What would be the opposite of a perfect storm, a fortuitous lull? We have that right now with solar energy. Between 1998 and 2013 the price for an average residential solar photovoltaic installation plummeted from $60,000 to $20,000 (from about $12 per Watt to about $4 per watt). Unfortunately, that trend is likely to reverse for three highly foreseeable reasons.
First, there is a trade war looming between the U.S. and China, which is the world's leading producer of PV panels. China has heavily subsidized its solar industry, and the U.S. Commerce Department is about to slap them with tariffs of 10 to 20 cents per watt, or $750 to $1,500 for an average home solar PV system. There could well be retaliatory action from China, and an upward spiral of price increases. Second, Vermont has proposed ending its incentive program for residential solar at the end of 2014. Homeowners now get a Vermont rebate of as much as $2,500 for installing a system. Lastly, the Federal Reserve Bank is poised to increase lending rates. If rates go up 1 percent and a homeowner borrows $10,000 to install a solar system, the increased lifetime cost could be over $1,000.
Right now, however, we are sitting in a beautiful, lucky lull, and for those who are ready and willing to act, an investment in solar looks very good. A number of us in Windham County have been hard at work this past year to bring solar prices down even further by introducing a process called Solarize. Started in Portland, Ore.
Solarize proposals in Windham County have been developed for Brattleboro, Dummerston, Windham, Newfane and Westminster and presented to either the selectboard, town energy committee, or town energy coordinator. Putney led the way and has already completed a Solarize program this year. Other towns have also expressed interest, but are looking for a critical mass of volunteers to step forward to launch the program.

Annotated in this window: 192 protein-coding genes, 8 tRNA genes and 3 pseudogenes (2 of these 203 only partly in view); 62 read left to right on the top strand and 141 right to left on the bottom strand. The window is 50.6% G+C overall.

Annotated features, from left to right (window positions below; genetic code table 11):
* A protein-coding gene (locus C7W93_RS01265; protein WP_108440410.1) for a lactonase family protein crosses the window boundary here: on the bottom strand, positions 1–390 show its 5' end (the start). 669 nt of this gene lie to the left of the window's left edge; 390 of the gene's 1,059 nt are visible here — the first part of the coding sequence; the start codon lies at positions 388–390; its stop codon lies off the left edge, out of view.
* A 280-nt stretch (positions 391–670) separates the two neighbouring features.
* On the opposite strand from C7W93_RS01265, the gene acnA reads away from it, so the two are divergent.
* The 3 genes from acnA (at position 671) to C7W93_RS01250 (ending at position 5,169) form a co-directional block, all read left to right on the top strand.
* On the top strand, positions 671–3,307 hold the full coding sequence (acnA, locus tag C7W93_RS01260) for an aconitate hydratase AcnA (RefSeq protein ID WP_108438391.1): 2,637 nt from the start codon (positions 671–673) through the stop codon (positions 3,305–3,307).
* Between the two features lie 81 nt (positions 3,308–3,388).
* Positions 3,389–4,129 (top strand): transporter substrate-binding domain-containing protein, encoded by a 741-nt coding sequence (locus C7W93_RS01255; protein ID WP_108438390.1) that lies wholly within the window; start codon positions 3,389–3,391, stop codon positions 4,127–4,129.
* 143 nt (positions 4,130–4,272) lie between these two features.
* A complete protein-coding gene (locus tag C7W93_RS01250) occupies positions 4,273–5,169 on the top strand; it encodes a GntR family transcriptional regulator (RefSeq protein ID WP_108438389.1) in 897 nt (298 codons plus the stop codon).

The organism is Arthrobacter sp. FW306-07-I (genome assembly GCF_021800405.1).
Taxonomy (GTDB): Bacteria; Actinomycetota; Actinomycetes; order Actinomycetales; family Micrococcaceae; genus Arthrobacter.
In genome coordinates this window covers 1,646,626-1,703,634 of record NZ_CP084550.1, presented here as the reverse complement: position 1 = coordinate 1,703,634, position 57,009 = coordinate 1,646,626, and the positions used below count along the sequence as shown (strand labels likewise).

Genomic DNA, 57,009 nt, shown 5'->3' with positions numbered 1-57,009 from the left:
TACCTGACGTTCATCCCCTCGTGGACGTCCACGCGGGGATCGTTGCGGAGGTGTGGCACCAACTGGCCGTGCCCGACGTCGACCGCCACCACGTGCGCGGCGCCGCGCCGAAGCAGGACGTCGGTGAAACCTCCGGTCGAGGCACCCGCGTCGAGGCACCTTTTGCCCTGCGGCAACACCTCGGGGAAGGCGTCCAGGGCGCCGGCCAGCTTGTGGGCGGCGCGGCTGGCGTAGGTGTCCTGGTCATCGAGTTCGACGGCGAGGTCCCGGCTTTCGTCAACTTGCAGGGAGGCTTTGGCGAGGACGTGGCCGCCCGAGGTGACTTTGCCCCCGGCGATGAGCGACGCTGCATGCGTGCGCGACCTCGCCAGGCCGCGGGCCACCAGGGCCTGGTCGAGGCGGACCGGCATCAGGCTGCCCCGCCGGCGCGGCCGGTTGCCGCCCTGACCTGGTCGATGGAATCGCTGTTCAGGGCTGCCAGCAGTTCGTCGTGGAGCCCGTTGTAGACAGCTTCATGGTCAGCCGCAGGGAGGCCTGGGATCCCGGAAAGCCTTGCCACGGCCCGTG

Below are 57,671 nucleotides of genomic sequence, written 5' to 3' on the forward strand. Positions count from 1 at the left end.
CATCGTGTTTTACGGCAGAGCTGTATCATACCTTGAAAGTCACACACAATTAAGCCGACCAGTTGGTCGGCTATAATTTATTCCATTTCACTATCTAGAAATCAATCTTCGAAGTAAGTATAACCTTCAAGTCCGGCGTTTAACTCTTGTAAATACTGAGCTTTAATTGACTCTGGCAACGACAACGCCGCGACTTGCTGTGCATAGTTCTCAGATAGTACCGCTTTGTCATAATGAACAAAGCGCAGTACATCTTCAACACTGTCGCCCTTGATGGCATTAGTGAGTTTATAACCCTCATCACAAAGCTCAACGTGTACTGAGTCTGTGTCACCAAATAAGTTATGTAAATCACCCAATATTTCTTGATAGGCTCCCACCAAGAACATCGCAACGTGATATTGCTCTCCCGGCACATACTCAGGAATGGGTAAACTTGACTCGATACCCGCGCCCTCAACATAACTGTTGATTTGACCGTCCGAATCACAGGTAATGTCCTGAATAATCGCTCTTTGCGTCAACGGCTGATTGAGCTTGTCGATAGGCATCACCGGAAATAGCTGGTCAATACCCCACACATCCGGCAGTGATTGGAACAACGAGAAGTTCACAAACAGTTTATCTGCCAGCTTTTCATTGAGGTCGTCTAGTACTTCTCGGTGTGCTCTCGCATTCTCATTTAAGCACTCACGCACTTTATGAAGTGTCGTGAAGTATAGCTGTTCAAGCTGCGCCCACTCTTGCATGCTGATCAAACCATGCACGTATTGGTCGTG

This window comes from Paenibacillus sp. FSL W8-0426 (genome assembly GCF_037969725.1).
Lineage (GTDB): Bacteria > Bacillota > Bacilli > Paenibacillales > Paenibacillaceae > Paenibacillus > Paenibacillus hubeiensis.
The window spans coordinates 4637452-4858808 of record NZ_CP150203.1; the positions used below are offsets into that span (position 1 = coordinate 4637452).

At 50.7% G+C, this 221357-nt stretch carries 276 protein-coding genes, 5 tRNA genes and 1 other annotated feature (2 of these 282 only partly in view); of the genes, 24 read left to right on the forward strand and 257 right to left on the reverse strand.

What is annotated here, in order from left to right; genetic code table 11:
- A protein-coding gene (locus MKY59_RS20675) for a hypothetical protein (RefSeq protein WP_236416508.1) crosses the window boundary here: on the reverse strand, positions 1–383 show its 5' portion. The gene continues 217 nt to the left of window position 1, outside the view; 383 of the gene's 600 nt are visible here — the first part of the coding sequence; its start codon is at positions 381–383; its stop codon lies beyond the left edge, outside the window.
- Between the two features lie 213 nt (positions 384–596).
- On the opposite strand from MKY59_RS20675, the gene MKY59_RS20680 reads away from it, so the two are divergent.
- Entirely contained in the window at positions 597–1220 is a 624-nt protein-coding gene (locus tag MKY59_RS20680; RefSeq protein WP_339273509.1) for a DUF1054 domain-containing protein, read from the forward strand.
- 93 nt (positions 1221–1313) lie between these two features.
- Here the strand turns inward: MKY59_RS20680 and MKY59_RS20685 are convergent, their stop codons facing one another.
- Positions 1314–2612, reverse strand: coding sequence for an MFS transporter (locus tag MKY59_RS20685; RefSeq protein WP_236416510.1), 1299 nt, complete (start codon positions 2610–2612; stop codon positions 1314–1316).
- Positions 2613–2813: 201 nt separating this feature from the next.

One question that often arises when a town considers Solarize is this: Should we go with a local solar contractor or a large national company? There are pros and cons to each option. A local company employs local people and pays local taxes, they are a part of the fabric of the community. A large company can offer a better price and likely has more experience running Solarize campaigns. Other questions that towns should ask are: What quality is the equipment proposed? How much of it is made in America? What are the warranties? Does the company have the resources and personnel to do all of the installations in the designated program time period? Studies have shown that even if a large contractor is chosen to do a town's Solarize, all of the local solar contractors usually benefit from an increase in sales. It is truly a tide that lifts all ships.
Between the incentives that are currently available and the possibility of a Solarize campaign, the solar lull that we are in right now could result in as much as $7,000 in savings for any given household. If 200 households in Windham County participate, the savings alone would be almost $1.5 million, and the total economic benefit in jobs created and renewable energy installed would be many times that amount. All of this would be at no cost to the participating towns. The time is ripe, we should catch this tide. Call your selectboard or town energy coordinator if you are interested in helping to make this happen. Our descendants will thank us for it.
Tad Montgomery is founder of Solarize Windham and principal of Home Energy Advocates based in Brattleboro. To contact Montgomery, email him at firstname.lastname@example.org.